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Recipe Name: About Red Mulberry Submitted by: Administrator
Source: Source Description:
Ethnicity: Last Modified: 2/22/2014
Base: Fruits Comments:
Course:  
Difficulty:
Preparation Time:
Number of Servings: 1

Ingredients: Directions:
How to Recognize: The only mulberry native to Canada, it is a
shorttrunked deciduous tree under 30 feet in height. The bark is
reddish brown, separating in long, flaky plates. The yellowish green
leaf blades are large, up to 5" long, widest below the middle and have
hairy undersides. They are simple with pointed tips and the stems are
long with 3 prominent veins at the base of each leaf. Male and female
flowers are borne in separate clusters appearing with or before the
first leaves. The fruits are dark red to black compact aggregates
which resemble blackberries. White mulberry is an Asian tree whose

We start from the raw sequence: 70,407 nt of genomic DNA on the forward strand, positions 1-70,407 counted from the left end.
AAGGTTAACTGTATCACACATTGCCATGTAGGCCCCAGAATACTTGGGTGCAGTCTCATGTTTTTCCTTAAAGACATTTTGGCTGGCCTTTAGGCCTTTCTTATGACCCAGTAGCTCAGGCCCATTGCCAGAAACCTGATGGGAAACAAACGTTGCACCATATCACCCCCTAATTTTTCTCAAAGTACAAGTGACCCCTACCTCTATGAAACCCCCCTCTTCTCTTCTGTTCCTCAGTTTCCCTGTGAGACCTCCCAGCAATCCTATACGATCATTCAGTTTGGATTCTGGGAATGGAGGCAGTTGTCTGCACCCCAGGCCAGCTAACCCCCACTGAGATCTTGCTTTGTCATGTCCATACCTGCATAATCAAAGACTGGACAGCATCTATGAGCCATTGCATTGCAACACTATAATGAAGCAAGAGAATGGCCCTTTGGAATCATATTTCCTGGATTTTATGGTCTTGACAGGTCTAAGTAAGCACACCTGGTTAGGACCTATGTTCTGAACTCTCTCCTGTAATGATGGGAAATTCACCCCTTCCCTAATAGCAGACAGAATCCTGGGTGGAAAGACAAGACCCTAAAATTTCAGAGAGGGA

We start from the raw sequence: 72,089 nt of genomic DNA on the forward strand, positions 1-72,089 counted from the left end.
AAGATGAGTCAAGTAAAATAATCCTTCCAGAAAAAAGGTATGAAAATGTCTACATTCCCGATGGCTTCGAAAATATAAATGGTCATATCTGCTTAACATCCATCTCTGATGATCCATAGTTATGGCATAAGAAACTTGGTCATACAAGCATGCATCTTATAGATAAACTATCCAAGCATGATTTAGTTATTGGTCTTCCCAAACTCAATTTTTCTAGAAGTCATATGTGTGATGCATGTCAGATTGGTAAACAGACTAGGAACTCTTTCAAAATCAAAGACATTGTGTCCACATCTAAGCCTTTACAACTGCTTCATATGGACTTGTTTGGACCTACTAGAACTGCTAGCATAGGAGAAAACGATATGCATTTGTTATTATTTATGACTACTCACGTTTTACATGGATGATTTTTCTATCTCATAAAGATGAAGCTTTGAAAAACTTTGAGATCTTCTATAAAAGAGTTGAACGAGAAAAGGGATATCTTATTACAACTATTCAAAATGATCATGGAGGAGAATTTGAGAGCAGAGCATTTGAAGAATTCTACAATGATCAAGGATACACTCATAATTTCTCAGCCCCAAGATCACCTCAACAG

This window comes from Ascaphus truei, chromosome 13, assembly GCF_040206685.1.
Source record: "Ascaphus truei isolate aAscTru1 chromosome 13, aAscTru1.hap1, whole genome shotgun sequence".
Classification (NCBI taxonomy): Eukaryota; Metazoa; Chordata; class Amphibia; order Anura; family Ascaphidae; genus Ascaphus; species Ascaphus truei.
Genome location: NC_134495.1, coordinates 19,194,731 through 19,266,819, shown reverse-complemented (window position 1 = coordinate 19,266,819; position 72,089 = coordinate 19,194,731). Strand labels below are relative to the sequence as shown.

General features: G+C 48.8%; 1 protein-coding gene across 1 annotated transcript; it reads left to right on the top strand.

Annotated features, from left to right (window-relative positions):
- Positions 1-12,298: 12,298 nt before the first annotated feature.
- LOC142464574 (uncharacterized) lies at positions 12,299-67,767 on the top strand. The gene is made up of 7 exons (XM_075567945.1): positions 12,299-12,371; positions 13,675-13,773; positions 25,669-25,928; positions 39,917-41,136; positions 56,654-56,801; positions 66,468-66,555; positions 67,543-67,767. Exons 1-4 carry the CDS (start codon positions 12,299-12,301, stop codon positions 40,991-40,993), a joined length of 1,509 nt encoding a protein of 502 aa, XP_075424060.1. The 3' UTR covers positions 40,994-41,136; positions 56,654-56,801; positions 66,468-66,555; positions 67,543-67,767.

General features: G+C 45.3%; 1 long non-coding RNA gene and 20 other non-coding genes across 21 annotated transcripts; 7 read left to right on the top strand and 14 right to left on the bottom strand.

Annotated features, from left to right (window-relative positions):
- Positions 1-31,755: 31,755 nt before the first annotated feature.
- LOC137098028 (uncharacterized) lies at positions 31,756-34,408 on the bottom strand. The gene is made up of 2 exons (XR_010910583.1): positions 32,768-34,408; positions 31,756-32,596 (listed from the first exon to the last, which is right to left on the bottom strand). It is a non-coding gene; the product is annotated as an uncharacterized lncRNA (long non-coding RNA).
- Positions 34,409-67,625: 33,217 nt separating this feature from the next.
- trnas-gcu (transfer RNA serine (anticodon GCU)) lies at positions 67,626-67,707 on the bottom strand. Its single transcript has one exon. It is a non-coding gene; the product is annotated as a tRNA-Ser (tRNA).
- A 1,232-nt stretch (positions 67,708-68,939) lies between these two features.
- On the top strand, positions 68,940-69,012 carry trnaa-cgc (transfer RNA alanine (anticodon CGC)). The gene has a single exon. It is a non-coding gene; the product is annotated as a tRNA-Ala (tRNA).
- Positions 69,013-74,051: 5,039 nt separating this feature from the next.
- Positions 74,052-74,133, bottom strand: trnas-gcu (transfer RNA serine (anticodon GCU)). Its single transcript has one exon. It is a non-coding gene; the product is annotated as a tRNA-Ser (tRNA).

foliage is used for silkworm feed and has been introduced as an
ornamental and is an escapee throughout eastern North America. It has
lustrous smooth leaves and whitish or reddish fruit. Where to Find:
Southernmost Ontario in moist, rich soils often mixed with other
hardwoods. How to Use: Harvest easily by spreading sheets under the
tree and shaking the branches gently. Juicy and sweet when ripe;
delicious raw, in fruit beverages, or in baked desserts. Alone or in
combination with acid fruits such as gooseberries or cherries. Can be
frozen or dried like raisins. Use as in blackberry and raspberry
recipes. WARNING: Be careful not to eat raw fruit before it is ripe.
Unripe fruit and the milky sap in the leaves and stems are toxic and
can cause gastric upsets. The leaves and stems may also cause
dermatitis if touched by susceptible individuals. From: Edible Wild
Fruits and Nuts of Canada, published by the National Museums of
Canada, ISBN 0-660-00128-4 Posted by: Jim Weller Posted to MM-Recipes
Digest V3 #190 Date: Mon, 8 Jul 1996 23:14:17 -0500 From:
pickell@cyberspc.mb.ca (S.Pickell)


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